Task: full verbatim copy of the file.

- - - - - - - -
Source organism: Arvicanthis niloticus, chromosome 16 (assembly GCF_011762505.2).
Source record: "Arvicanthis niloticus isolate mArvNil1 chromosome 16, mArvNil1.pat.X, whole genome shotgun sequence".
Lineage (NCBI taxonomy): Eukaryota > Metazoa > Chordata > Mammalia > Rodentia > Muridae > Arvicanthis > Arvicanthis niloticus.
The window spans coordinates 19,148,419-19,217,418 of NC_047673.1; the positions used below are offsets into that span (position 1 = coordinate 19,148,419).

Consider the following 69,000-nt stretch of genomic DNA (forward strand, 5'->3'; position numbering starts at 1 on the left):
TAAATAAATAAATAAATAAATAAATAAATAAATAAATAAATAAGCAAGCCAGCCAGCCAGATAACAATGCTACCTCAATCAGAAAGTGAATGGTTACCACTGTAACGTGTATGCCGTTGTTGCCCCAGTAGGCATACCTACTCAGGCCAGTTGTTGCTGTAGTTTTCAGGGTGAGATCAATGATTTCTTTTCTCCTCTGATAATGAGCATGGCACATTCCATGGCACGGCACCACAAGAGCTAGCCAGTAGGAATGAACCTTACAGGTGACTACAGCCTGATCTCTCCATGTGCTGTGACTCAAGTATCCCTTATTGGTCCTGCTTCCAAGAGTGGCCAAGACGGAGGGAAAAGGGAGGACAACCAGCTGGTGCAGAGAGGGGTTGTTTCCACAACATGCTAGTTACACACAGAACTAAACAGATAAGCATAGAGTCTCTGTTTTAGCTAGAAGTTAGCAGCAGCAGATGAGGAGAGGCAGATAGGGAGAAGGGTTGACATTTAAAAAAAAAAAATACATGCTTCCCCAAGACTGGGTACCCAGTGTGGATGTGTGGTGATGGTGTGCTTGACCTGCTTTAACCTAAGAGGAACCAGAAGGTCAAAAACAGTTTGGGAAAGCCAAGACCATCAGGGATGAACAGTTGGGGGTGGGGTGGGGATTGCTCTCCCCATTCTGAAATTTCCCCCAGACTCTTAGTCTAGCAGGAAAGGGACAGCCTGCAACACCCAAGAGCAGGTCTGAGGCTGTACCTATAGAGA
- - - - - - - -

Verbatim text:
Source organism: Arvicanthis niloticus, chromosome 16 (assembly GCF_011762505.2).
Source record: "Arvicanthis niloticus isolate mArvNil1 chromosome 16, mArvNil1.pat.X, whole genome shotgun sequence".
Lineage (NCBI taxonomy): Eukaryota > Metazoa > Chordata > Mammalia > Rodentia > Muridae > Arvicanthis > Arvicanthis niloticus.
The window spans coordinates 19,148,419-19,217,418 of NC_047673.1; the positions used below are offsets into that span (position 1 = coordinate 19,148,419).

Consider the following 69,000-nt stretch of genomic DNA (forward strand, 5'->3'; position numbering starts at 1 on the left):
TAAATAAATAAATAAATAAATAAATAAATAAATAAATAAATAAGCAAGCCAGCCAGCCAGATAACAATGCTACCTCAATCAGAAAGTGAATGGTTACCACTGTAACGTGTATGCCGTTGTTGCCCCAGTAGGCATACCTACTCAGGCCAGTTGTTGCTGTAGTTTTCAGGGTGAGATCAATGATTTCTTTTCTCCTCTGATAATGAGCATGGCACATTCCATGGCACGGCACCACAAGAGCTAGCCAGTAGGAATGAACCTTACAGGTGACTACAGCCTGATCTCTCCATGTGCTGTGACTCAAGTATCCCTTATTGGTCCTGCTTCCAAGAGTGGCCAAGACGGAGGGAAAAGGGAGGACAACCAGCTGGTGCAGAGAGGGGTTGTTTCCACAACATGCTAGTTACACACAGAACTAAACAGATAAGCATAGAGTCTCTGTTTTAGCTAGAAGTTAGCAGCAGCAGATGAGGAGAGGCAGATAGGGAGAAGGGTTGACATTTAAAAAAAAAAAATACATGCTTCCCCAAGACTGGGTACCCAGTGTGGATGTGTGGTGATGGTGTGCTTGACCTGCTTTAACCTAAGAGGAACCAGAAGGTCAAAAACAGTTTGGGAAAGCCAAGACCATCAGGGATGAACAGTTGGGGGTGGGGTGGGGATTGCTCTCCCCATTCTGAAATTTCCCCCAGACTCTTAGTCTAGCAGGAAAGGGACAGCCTGCAACACCCAAGAGCAGGTCTGAGGCTGTACCTATAGAGA